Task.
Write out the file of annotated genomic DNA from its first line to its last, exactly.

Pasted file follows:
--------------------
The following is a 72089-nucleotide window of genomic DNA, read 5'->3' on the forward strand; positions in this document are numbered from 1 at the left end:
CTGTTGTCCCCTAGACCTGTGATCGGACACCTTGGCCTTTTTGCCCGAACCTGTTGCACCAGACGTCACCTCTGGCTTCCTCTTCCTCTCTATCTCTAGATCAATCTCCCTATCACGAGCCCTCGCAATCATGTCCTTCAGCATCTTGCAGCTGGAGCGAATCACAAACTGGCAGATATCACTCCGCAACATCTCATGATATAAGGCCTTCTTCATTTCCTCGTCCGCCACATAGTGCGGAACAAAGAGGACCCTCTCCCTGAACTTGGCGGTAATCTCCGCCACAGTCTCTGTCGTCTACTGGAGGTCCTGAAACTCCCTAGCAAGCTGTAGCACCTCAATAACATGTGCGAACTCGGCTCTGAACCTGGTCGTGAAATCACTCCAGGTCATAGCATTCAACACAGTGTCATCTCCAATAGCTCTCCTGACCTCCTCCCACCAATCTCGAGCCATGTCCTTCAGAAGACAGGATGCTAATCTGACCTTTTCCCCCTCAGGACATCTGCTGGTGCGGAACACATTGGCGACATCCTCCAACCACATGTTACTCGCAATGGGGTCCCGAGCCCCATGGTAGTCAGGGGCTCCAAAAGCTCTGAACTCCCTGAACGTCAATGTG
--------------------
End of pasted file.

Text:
The following is a 72089-nucleotide window of genomic DNA, read 5'->3' on the forward strand; positions in this document are numbered from 1 at the left end:
CTGTTGTCCCCTAGACCTGTGATCGGACACCTTGGCCTTTTTGCCCGAACCTGTTGCACCAGACGTCACCTCTGGCTTCCTCTTCCTCTCTATCTCTAGATCAATCTCCCTATCACGAGCCCTCGCAATCATGTCCTTCAGCATCTTGCAGCTGGAGCGAATCACAAACTGGCAGATATCACTCCGCAACATCTCATGATATAAGGCCTTCTTCATTTCCTCGTCCGCCACATAGTGCGGAACAAAGAGGACCCTCTCCCTGAACTTGGCGGTAATCTCCGCCACAGTCTCTGTCGTCTACTGGAGGTCCTGAAACTCCCTAGCAAGCTGTAGCACCTCAATAACATGTGCGAACTCGGCTCTGAACCTGGTCGTGAAATCACTCCAGGTCATAGCATTCAACACAGTGTCATCTCCAATAGCTCTCCTGACCTCCTCCCACCAATCTCGAGCCATGTCCTTCAGAAGACAGGATGCTAATCTGACCTTTTCCCCCTCAGGACATCTGCTGGTGCGGAACACATTGGCGACATCCTCCAACCACATGTTACTCGCAATGGGGTCCCGAGCCCCATGGTAGTCAGGGGCTCCAAAAGCTCTGAACTCCCTGAACGTCAATGTG